'We need him released, judge. This is an enormously challenging case for defense counsel,' argued Epstein's lawyer.
In their rebuttal, prosecutors said: 'Your honor, it's underage girls that are involved in this case, and it's underage girls that are the victims.'

Rossmiller also noted that Epstein's finances remain a mystery, something Judge Berman pointed out at the start of the proceedings as well while demanding a more complete accounting of the pedophile's assets.

Federal prosecutors said on Monday that they just recently learned about more hidden assets following the search of Epstein's home. Those assets were in diamonds and art, which were discovered throughout the residence according to Rossmiller. There were also 'piles of cash' found tucked away in Epstein's safe. 'How much money does he have? Where is it?' asked Rossmiller in court. 'How much of it is in diamonds or art?'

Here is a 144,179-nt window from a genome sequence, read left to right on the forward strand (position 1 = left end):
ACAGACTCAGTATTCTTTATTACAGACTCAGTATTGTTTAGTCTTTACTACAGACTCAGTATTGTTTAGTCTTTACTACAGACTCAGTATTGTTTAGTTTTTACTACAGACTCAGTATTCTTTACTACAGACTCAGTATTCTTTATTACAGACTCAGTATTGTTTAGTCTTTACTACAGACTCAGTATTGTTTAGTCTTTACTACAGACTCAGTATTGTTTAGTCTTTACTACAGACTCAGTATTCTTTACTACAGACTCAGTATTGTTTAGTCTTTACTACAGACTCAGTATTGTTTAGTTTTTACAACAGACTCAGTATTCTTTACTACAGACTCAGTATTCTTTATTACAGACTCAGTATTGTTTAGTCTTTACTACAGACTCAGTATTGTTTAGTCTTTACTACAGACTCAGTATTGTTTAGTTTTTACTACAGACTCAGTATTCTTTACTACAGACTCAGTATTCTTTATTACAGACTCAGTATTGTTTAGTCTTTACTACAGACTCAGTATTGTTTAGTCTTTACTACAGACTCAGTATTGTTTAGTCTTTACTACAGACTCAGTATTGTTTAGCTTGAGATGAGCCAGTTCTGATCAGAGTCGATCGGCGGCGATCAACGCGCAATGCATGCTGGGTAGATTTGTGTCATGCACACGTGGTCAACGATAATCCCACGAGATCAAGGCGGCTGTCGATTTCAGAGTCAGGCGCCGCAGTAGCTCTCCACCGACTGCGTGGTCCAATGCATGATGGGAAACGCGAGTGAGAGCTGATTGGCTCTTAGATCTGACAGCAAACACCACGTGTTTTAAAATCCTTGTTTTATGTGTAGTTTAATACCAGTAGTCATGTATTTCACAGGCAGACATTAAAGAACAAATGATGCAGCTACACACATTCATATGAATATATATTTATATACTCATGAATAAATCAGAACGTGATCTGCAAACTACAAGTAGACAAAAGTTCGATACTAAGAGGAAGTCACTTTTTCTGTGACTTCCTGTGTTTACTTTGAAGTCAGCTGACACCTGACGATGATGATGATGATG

The financial records that have been handed over by Epstein already list his wealth at over $500 million according to prosecutors, with one account containing $110 million. He also has another $400 million in various holdings according to his incomplete filing.

Comment: See here for the Epstein Brief 7-16-19.

Epstein, who was asked a week ago to get his finances in order to present to the judge in the case, submitted just a single page of information to the court.

His lawyers defended this by noting the 'series of articles' in the media that emerge after every new development in the case.

Prior to that, the defense tried to mitigate Epstein's payment of $350,000 to two individuals after the Miami Herald exposé was first published last November.

His lawyers stated: "The payment of an employee and the payment of a friend is not 'witness tampering' because the Miami Herald wrote an article.''